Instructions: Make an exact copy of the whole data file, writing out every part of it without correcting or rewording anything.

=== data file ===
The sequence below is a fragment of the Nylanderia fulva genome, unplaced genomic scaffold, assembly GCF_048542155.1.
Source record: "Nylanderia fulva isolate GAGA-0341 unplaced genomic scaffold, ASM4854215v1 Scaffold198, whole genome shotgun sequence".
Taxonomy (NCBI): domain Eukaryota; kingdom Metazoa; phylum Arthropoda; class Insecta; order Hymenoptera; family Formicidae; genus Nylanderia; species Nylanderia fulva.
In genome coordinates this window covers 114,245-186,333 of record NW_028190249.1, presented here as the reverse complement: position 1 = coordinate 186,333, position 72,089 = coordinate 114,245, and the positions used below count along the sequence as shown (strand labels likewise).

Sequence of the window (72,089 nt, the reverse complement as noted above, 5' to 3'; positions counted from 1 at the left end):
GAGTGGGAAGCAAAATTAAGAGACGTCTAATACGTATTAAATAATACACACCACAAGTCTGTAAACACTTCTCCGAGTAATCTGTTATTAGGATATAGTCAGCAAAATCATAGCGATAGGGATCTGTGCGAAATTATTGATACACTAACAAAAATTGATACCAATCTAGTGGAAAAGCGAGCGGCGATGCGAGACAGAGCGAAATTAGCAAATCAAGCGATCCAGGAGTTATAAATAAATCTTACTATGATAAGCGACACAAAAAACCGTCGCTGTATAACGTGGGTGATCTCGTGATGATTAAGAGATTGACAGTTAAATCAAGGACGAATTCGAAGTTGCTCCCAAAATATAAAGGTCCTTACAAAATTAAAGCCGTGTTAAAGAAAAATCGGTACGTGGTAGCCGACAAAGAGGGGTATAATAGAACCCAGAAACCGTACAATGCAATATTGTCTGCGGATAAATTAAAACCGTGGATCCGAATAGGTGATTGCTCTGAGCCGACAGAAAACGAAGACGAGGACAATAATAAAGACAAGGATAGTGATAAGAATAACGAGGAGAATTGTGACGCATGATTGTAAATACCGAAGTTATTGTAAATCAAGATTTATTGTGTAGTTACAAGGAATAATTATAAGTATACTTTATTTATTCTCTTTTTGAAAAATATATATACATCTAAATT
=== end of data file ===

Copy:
The sequence below is a fragment of the Nylanderia fulva genome, unplaced genomic scaffold, assembly GCF_048542155.1.
Source record: "Nylanderia fulva isolate GAGA-0341 unplaced genomic scaffold, ASM4854215v1 Scaffold198, whole genome shotgun sequence".
Taxonomy (NCBI): domain Eukaryota; kingdom Metazoa; phylum Arthropoda; class Insecta; order Hymenoptera; family Formicidae; genus Nylanderia; species Nylanderia fulva.
In genome coordinates this window covers 114,245-186,333 of record NW_028190249.1, presented here as the reverse complement: position 1 = coordinate 186,333, position 72,089 = coordinate 114,245, and the positions used below count along the sequence as shown (strand labels likewise).

Sequence of the window (72,089 nt, the reverse complement as noted above, 5' to 3'; positions counted from 1 at the left end):
GAGTGGGAAGCAAAATTAAGAGACGTCTAATACGTATTAAATAATACACACCACAAGTCTGTAAACACTTCTCCGAGTAATCTGTTATTAGGATATAGTCAGCAAAATCATAGCGATAGGGATCTGTGCGAAATTATTGATACACTAACAAAAATTGATACCAATCTAGTGGAAAAGCGAGCGGCGATGCGAGACAGAGCGAAATTAGCAAATCAAGCGATCCAGGAGTTATAAATAAATCTTACTATGATAAGCGACACAAAAAACCGTCGCTGTATAACGTGGGTGATCTCGTGATGATTAAGAGATTGACAGTTAAATCAAGGACGAATTCGAAGTTGCTCCCAAAATATAAAGGTCCTTACAAAATTAAAGCCGTGTTAAAGAAAAATCGGTACGTGGTAGCCGACAAAGAGGGGTATAATAGAACCCAGAAACCGTACAATGCAATATTGTCTGCGGATAAATTAAAACCGTGGATCCGAATAGGTGATTGCTCTGAGCCGACAGAAAACGAAGACGAGGACAATAATAAAGACAAGGATAGTGATAAGAATAACGAGGAGAATTGTGACGCATGATTGTAAATACCGAAGTTATTGTAAATCAAGATTTATTGTGTAGTTACAAGGAATAATTATAAGTATACTTTATTTATTCTCTTTTTGAAAAATATATATACATCTAAATT